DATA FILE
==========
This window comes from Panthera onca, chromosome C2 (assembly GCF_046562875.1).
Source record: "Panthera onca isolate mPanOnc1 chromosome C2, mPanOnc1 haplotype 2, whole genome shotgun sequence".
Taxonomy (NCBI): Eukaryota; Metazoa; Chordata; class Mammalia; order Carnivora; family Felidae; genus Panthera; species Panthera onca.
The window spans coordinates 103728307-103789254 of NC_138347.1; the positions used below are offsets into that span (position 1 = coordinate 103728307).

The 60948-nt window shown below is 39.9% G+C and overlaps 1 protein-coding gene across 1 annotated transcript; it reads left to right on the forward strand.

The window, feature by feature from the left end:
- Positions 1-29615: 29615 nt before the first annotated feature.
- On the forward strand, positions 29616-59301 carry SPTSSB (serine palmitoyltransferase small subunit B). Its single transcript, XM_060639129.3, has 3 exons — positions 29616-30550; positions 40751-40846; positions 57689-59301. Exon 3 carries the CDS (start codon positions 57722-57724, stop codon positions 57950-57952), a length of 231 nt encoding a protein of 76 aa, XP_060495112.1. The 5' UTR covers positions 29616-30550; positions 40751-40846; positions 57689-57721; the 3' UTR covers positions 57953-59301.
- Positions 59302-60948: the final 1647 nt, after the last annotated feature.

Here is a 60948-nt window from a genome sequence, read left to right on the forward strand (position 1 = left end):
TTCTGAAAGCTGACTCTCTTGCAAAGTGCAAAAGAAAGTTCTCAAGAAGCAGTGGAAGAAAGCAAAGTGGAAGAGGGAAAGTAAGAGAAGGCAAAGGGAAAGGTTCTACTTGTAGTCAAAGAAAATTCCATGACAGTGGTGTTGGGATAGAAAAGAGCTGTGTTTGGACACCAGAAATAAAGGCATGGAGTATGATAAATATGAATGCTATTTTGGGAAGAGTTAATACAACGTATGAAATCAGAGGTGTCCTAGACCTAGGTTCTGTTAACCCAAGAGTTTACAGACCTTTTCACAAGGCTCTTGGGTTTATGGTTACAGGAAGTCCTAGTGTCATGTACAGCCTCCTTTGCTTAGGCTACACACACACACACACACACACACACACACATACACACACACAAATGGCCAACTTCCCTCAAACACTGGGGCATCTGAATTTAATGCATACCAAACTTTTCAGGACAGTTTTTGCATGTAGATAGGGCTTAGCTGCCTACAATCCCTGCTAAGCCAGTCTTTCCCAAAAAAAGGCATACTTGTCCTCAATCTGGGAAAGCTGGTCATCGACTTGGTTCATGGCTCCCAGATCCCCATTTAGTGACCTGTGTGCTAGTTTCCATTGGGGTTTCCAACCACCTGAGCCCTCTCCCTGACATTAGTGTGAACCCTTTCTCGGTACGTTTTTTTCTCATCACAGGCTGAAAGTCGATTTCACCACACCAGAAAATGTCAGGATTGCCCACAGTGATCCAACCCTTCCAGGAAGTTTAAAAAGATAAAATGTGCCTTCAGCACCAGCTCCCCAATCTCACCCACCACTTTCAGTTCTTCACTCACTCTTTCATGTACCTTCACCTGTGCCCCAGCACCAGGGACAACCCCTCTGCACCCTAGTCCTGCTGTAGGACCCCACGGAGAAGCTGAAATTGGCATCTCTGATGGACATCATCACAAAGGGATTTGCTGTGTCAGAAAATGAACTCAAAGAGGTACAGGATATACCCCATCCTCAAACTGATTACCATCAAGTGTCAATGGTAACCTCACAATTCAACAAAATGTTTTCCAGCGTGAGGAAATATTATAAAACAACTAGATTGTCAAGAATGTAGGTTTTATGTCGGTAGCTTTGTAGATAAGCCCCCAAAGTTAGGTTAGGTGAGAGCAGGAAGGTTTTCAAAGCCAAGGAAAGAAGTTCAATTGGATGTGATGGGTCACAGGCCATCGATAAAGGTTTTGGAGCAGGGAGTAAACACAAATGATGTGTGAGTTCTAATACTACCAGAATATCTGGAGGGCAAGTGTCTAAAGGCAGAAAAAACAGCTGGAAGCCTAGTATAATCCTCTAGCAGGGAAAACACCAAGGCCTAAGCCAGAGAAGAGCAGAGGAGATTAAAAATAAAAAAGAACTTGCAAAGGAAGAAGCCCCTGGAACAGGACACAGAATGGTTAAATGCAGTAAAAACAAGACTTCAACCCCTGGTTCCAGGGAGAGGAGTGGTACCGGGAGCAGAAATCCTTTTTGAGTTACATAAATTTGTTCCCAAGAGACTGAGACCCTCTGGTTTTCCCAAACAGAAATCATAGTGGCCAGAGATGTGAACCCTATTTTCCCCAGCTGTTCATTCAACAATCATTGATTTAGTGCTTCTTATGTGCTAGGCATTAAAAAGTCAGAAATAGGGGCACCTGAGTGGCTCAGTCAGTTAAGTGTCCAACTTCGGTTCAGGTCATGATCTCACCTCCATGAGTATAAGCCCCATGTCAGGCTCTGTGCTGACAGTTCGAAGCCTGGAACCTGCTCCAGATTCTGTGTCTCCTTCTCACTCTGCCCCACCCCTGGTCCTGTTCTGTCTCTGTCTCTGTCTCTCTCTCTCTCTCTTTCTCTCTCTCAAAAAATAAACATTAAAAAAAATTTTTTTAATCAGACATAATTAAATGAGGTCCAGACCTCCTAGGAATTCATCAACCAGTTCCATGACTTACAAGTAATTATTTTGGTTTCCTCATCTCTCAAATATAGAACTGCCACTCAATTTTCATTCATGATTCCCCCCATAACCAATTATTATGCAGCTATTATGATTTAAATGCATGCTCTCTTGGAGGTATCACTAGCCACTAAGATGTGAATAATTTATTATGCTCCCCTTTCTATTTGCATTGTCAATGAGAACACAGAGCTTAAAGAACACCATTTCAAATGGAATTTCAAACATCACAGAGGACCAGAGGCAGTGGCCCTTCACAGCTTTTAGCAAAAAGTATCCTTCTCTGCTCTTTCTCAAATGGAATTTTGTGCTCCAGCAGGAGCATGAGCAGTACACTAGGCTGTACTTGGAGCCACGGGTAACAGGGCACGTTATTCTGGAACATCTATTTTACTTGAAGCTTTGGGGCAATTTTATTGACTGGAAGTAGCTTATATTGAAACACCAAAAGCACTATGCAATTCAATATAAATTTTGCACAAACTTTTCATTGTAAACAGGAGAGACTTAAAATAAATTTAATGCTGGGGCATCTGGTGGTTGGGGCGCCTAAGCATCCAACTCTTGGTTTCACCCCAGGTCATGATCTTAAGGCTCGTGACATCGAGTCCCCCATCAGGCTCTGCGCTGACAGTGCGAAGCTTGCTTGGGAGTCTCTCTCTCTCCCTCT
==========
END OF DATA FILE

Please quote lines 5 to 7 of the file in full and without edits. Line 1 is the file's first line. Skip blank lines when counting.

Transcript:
The 60948-nt window shown below is 39.9% G+C and overlaps 1 protein-coding gene across 1 annotated transcript; it reads left to right on the forward strand.

The window, feature by feature from the left end:
- Positions 1-29615: 29615 nt before the first annotated feature.